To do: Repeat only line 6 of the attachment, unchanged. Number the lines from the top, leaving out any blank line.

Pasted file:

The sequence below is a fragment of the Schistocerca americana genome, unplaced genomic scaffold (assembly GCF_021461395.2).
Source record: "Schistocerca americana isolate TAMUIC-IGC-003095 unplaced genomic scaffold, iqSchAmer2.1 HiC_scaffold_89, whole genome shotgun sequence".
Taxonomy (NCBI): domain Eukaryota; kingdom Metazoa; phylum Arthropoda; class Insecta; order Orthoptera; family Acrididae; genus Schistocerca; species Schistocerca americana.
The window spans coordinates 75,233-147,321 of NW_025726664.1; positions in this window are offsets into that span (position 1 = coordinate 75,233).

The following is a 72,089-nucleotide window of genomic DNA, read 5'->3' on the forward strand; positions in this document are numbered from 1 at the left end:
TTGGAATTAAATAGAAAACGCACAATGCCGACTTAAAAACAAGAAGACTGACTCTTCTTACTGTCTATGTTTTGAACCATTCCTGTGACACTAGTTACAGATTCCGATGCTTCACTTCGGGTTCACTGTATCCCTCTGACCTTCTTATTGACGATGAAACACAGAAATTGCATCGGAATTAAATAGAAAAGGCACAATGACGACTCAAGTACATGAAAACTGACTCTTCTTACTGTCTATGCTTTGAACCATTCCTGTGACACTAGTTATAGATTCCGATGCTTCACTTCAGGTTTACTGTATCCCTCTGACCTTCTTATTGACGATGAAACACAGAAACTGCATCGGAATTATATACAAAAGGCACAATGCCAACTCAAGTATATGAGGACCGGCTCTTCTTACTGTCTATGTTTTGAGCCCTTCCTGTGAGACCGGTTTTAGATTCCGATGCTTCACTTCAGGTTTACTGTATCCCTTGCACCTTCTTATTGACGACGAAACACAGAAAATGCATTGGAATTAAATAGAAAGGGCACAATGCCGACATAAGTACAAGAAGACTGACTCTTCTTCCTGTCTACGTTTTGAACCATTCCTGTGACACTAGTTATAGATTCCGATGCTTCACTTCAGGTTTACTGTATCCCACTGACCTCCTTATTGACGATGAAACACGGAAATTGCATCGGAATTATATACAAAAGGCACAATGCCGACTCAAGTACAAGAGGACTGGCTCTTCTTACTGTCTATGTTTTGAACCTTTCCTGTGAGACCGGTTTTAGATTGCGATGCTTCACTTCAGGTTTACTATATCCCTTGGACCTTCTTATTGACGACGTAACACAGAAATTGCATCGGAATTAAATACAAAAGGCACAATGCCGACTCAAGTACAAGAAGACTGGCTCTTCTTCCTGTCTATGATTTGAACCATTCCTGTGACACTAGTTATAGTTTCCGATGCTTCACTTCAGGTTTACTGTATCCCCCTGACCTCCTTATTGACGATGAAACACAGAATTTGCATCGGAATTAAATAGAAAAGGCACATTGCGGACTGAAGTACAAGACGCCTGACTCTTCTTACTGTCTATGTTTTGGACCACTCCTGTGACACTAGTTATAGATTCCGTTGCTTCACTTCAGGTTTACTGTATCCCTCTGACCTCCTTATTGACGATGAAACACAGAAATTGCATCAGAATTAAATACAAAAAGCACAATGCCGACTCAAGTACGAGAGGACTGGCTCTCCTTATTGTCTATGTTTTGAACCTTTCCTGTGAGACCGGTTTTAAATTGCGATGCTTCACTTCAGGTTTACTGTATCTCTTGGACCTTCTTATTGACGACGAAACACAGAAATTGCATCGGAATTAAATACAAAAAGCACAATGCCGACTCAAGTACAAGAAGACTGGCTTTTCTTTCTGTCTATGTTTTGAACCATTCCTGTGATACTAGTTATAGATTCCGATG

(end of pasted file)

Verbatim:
TTGGAATTAAATAGAAAACGCACAATGCCGACTTAAAAACAAGAAGACTGACTCTTCTTACTGTCTATGTTTTGAACCATTCCTGTGACACTAGTTACAGATTCCGATGCTTCACTTCGGGTTCACTGTATCCCTCTGACCTTCTTATTGACGATGAAACACAGAAATTGCATCGGAATTAAATAGAAAAGGCACAATGACGACTCAAGTACATGAAAACTGACTCTTCTTACTGTCTATGCTTTGAACCATTCCTGTGACACTAGTTATAGATTCCGATGCTTCACTTCAGGTTTACTGTATCCCTCTGACCTTCTTATTGACGATGAAACACAGAAACTGCATCGGAATTATATACAAAAGGCACAATGCCAACTCAAGTATATGAGGACCGGCTCTTCTTACTGTCTATGTTTTGAGCCCTTCCTGTGAGACCGGTTTTAGATTCCGATGCTTCACTTCAGGTTTACTGTATCCCTTGCACCTTCTTATTGACGACGAAACACAGAAAATGCATTGGAATTAAATAGAAAGGGCACAATGCCGACATAAGTACAAGAAGACTGACTCTTCTTCCTGTCTACGTTTTGAACCATTCCTGTGACACTAGTTATAGATTCCGATGCTTCACTTCAGGTTTACTGTATCCCACTGACCTCCTTATTGACGATGAAACACGGAAATTGCATCGGAATTATATACAAAAGGCACAATGCCGACTCAAGTACAAGAGGACTGGCTCTTCTTACTGTCTATGTTTTGAACCTTTCCTGTGAGACCGGTTTTAGATTGCGATGCTTCACTTCAGGTTTACTATATCCCTTGGACCTTCTTATTGACGACGTAACACAGAAATTGCATCGGAATTAAATACAAAAGGCACAATGCCGACTCAAGTACAAGAAGACTGGCTCTTCTTCCTGTCTATGATTTGAACCATTCCTGTGACACTAGTTATAGTTTCCGATGCTTCACTTCAGGTTTACTGTATCCCCCTGACCTCCTTATTGACGATGAAACACAGAATTTGCATCGGAATTAAATAGAAAAGGCACATTGCGGACTGAAGTACAAGACGCCTGACTCTTCTTACTGTCTATGTTTTGGACCACTCCTGTGACACTAGTTATAGATTCCGTTGCTTCACTTCAGGTTTACTGTATCCCTCTGACCTCCTTATTGACGATGAAACACAGAAATTGCATCAGAATTAAATACAAAAAGCACAATGCCGACTCAAGTACGAGAGGACTGGCTCTCCTTATTGTCTATGTTTTGAACCTTTCCTGTGAGACCGGTTTTAAATTGCGATGCTTCACTTCAGGTTTACTGTATCTCTTGGACCTTCTTATTGACGACGAAACACAGAAATTGCATCGGAATTAAATACAAAAAGCACAATGCCGACTCAAGTACAAGAAGACTGGCTTTTCTTTCTGTCTATGTTTTGAACCATTCCTGTGATACTAGTTATAGATTCCGATG